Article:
Crown Fountain, Chicago ~ Explore #400, September 21, 2012
Crown Fountain is an interactive work of public art and video sculpture featured in Chicago's Millennium Park. Designed by Catalan artist Jaume Plensa and executed by Krueck and Sexton Architects, it opened in July 2004. The fountain is composed of a black granite reflecting pool placed between a pair of glass brick towers. The towers are 50 feet (15.2 m) tall and they use light-emitting diodes (LEDs) to display digital videos on their inward faces. Weather permitting, the water operates from May to October intermittently cascading down the two towers and spouting through a nozzle on each tower's front face.
Residents and critics have praised the fountain for its artistic and entertainment features. It highlights Plensa's themes of dualism, light, and water, extending the use of video technology from his prior works. Its use of water is unique among Chicago's many fountains, in that it promotes physical interaction between the public and the water. Both the fountain and Millennium Park are highly accessible because of their universal design.
Crown Fountain has been one of the most controversial of all the Millennium Park features. Before it was even built, some were concerned that the sculpture's height violated the aesthetic tradition of the park. After construction, surveillance cameras were installed atop the fountain, which led to a public outcry (and their quick removal).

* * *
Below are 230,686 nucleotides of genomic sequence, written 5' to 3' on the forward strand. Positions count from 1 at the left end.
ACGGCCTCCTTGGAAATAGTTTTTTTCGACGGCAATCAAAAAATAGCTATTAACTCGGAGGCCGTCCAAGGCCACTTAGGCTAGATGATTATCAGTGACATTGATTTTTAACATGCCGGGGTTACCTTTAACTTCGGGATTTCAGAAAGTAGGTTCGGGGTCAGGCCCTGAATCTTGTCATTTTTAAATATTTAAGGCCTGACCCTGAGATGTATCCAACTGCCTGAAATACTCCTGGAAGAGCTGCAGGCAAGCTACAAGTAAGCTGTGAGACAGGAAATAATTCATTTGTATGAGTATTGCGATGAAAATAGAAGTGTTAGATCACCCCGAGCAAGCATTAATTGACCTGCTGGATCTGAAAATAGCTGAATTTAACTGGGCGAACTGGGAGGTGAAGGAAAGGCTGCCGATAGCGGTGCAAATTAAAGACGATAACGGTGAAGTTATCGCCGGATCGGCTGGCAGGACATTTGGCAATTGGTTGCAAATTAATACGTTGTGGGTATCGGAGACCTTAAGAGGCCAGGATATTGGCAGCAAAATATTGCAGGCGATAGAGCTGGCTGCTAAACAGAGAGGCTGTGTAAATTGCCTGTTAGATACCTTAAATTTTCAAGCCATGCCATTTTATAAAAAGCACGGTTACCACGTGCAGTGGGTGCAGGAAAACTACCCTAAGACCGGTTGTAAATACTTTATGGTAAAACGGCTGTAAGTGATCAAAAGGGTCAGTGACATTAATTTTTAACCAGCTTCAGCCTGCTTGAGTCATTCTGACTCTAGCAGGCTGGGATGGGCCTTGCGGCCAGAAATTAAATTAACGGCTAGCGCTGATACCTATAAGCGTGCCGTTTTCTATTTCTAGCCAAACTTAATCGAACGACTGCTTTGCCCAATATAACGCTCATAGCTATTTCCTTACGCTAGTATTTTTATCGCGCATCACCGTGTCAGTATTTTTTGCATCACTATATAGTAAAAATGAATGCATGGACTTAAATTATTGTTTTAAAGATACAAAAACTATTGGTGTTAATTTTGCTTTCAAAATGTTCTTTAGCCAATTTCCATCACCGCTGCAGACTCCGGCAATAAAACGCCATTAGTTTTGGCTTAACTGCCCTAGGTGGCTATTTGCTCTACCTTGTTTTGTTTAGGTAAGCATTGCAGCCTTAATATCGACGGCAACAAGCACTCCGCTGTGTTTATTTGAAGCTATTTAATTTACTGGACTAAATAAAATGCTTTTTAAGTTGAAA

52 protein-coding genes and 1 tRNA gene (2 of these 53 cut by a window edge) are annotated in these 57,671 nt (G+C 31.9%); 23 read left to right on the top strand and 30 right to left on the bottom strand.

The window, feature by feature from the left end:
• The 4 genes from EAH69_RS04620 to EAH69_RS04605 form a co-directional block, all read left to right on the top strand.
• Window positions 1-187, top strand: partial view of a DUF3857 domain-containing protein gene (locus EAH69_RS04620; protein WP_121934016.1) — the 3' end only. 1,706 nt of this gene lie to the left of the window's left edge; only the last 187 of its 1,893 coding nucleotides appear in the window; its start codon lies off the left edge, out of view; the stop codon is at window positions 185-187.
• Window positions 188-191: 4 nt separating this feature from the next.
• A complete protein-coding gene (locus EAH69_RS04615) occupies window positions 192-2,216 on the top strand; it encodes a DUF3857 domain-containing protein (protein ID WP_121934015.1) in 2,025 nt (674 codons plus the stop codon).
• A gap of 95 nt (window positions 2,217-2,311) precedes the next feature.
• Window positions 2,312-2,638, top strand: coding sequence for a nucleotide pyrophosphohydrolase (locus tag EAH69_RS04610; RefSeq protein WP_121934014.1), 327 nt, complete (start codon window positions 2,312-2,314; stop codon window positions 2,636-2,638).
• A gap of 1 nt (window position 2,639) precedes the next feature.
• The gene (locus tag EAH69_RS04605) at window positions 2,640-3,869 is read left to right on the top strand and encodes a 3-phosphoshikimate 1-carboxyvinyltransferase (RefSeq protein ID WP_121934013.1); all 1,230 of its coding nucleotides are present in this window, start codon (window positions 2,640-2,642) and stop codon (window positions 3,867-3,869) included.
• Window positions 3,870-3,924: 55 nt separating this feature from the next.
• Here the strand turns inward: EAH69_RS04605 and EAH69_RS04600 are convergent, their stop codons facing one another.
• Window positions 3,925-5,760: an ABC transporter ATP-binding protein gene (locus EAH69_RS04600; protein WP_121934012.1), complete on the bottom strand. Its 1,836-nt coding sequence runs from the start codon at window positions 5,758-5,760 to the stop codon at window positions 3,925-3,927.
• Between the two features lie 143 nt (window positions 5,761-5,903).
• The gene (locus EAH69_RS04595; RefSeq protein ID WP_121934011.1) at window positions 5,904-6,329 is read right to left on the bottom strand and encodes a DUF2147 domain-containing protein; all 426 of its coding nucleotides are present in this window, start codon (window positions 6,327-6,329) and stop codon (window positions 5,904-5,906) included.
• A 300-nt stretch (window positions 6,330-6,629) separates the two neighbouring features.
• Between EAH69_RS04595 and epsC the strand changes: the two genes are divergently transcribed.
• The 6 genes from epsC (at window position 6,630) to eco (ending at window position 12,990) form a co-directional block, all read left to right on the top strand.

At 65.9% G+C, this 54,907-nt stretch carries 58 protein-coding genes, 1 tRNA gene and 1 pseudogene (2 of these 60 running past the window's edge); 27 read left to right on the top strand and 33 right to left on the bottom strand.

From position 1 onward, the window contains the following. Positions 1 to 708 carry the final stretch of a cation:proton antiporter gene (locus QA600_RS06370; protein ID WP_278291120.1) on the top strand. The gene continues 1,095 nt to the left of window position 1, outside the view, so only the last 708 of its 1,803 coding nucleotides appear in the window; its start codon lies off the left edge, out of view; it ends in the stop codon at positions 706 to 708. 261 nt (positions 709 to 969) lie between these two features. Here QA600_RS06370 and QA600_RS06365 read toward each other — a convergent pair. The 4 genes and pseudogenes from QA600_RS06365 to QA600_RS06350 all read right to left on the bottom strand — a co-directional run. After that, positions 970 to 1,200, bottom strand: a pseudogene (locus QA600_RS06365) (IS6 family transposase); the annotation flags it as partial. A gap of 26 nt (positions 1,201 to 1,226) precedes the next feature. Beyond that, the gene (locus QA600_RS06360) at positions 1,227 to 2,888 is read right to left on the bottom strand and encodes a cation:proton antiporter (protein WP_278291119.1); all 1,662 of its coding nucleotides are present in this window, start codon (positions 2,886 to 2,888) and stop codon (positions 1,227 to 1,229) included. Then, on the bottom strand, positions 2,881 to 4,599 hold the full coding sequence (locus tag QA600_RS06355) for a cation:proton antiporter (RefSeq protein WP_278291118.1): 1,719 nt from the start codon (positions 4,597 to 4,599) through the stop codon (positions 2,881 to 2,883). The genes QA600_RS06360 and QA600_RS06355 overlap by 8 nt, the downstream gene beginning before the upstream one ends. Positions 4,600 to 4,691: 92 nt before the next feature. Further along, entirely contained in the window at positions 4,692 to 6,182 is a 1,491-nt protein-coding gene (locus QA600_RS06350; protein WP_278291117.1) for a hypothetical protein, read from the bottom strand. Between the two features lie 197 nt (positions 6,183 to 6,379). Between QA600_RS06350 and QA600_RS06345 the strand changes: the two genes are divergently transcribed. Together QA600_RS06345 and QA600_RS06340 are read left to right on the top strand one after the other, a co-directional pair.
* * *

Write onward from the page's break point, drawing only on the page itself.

However, the fountain has survived its somewhat contentious beginnings to find its way into Chicago pop culture. It is a popular subject for photographers and a common gathering place. While some of the videos displayed are of scenery, most attention has focused on its video clips of local residents; hundreds of Chicagoans visit the fountain hoping to see themselves appearing on one of the fountain's two screens. The fountain is a public play area and offers people an escape from summer heat, allowing children to frolic in the fountain's water.